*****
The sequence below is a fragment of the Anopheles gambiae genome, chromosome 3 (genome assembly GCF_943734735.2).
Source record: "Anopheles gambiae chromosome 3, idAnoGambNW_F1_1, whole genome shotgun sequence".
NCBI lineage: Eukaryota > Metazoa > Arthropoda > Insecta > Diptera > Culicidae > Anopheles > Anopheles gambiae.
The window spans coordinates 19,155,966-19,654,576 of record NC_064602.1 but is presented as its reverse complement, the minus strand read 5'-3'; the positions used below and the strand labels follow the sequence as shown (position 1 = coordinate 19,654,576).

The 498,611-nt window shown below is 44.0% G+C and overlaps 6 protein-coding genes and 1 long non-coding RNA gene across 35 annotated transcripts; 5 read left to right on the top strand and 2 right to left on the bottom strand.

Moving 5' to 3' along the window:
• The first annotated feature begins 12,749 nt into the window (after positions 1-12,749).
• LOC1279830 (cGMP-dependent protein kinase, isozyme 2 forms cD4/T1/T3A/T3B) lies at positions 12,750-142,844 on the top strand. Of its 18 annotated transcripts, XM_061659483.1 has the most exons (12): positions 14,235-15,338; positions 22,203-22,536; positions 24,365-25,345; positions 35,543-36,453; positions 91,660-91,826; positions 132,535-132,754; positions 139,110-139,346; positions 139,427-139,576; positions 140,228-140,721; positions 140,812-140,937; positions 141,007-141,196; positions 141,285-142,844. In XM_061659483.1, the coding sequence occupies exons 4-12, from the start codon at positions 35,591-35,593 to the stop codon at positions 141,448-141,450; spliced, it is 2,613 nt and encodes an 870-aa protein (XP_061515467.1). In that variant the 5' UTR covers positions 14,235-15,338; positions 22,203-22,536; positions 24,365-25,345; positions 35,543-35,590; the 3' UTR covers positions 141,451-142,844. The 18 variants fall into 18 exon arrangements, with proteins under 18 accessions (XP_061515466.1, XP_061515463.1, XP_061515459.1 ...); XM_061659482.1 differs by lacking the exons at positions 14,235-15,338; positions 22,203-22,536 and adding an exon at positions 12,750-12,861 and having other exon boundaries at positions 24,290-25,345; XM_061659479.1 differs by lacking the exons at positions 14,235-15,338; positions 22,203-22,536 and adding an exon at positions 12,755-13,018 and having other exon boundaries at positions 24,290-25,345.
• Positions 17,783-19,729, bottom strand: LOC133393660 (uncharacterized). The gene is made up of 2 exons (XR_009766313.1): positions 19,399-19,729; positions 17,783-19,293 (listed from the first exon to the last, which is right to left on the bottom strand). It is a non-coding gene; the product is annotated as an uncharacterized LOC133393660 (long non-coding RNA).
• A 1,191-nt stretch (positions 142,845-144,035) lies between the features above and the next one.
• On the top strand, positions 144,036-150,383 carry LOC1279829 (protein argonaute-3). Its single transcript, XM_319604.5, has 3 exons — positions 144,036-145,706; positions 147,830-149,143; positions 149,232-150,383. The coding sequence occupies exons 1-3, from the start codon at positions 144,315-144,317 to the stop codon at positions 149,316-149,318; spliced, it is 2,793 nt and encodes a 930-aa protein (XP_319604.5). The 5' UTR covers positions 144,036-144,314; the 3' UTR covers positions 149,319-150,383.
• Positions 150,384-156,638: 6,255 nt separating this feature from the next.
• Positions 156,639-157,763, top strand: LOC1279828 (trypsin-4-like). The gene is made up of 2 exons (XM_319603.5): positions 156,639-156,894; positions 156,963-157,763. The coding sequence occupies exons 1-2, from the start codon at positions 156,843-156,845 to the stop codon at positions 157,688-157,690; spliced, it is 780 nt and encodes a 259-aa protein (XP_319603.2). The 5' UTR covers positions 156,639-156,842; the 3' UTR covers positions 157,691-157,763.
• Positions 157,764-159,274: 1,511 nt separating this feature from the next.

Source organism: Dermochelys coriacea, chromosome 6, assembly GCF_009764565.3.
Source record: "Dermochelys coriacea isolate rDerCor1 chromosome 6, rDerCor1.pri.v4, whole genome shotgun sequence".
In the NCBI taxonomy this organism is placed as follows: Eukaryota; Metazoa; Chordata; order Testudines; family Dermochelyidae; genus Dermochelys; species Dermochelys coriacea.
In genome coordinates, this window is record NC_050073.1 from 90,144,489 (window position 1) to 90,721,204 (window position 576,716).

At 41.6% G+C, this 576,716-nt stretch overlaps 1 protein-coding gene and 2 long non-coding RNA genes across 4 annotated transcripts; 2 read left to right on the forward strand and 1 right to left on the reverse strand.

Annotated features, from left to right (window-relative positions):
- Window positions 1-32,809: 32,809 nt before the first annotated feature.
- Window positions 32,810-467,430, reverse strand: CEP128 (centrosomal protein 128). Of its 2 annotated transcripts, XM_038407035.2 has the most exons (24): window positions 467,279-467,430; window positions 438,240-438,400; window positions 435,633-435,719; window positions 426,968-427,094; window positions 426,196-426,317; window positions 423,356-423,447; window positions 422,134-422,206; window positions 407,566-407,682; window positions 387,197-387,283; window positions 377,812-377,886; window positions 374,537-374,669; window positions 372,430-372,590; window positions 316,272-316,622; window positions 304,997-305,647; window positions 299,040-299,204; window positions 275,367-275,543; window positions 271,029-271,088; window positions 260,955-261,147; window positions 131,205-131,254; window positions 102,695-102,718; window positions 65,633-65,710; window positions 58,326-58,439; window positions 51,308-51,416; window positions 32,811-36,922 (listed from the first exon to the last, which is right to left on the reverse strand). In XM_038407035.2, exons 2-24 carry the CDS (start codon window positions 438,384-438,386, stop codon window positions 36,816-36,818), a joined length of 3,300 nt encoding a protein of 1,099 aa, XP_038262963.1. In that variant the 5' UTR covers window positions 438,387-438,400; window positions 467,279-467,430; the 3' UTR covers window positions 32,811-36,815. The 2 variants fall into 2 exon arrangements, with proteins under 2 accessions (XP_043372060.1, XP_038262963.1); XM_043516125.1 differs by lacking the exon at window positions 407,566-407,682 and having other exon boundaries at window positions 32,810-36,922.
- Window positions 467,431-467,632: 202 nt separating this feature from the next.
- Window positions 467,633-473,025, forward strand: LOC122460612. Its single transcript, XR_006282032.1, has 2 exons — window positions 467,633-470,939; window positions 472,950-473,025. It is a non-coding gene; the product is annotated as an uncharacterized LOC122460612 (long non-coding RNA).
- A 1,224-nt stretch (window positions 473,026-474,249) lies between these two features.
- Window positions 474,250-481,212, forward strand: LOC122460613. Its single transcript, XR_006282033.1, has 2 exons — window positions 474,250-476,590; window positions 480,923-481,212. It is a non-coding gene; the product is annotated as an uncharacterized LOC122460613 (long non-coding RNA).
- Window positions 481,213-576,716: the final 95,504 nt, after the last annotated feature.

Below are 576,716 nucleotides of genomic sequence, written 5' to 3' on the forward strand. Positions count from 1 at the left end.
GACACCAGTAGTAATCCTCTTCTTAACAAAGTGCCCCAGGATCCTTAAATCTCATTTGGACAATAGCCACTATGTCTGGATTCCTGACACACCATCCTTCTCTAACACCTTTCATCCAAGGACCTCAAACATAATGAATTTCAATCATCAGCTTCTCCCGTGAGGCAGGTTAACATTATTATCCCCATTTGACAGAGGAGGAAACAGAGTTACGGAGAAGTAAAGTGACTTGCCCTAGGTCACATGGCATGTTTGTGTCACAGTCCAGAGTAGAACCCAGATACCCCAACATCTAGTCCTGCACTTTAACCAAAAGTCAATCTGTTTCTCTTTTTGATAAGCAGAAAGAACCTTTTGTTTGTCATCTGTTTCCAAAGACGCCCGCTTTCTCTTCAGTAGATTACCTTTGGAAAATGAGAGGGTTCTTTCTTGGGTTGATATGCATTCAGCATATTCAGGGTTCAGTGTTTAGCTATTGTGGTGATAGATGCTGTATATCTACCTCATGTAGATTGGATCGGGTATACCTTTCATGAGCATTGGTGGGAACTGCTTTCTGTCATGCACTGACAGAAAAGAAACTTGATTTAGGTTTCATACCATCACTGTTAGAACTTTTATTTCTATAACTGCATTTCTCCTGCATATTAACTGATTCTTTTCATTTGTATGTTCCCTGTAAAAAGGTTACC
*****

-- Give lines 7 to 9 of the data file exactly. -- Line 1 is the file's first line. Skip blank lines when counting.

• The first annotated feature begins 12,749 nt into the window (after positions 1-12,749).
• LOC1279830 (cGMP-dependent protein kinase, isozyme 2 forms cD4/T1/T3A/T3B) lies at positions 12,750-142,844 on the top strand. Of its 18 annotated transcripts, XM_061659483.1 has the most exons (12): positions 14,235-15,338; positions 22,203-22,536; positions 24,365-25,345; positions 35,543-36,453; positions 91,660-91,826; positions 132,535-132,754; positions 139,110-139,346; positions 139,427-139,576; positions 140,228-140,721; positions 140,812-140,937; positions 141,007-141,196; positions 141,285-142,844. In XM_061659483.1, the coding sequence occupies exons 4-12, from the start codon at positions 35,591-35,593 to the stop codon at positions 141,448-141,450; spliced, it is 2,613 nt and encodes an 870-aa protein (XP_061515467.1). In that variant the 5' UTR covers positions 14,235-15,338; positions 22,203-22,536; positions 24,365-25,345; positions 35,543-35,590; the 3' UTR covers positions 141,451-142,844. The 18 variants fall into 18 exon arrangements, with proteins under 18 accessions (XP_061515466.1, XP_061515463.1, XP_061515459.1 ...); XM_061659482.1 differs by lacking the exons at positions 14,235-15,338; positions 22,203-22,536 and adding an exon at positions 12,750-12,861 and having other exon boundaries at positions 24,290-25,345; XM_061659479.1 differs by lacking the exons at positions 14,235-15,338; positions 22,203-22,536 and adding an exon at positions 12,755-13,018 and having other exon boundaries at positions 24,290-25,345.
• Positions 17,783-19,729, bottom strand: LOC133393660 (uncharacterized). The gene is made up of 2 exons (XR_009766313.1): positions 19,399-19,729; positions 17,783-19,293 (listed from the first exon to the last, which is right to left on the bottom strand). It is a non-coding gene; the product is annotated as an uncharacterized LOC133393660 (long non-coding RNA).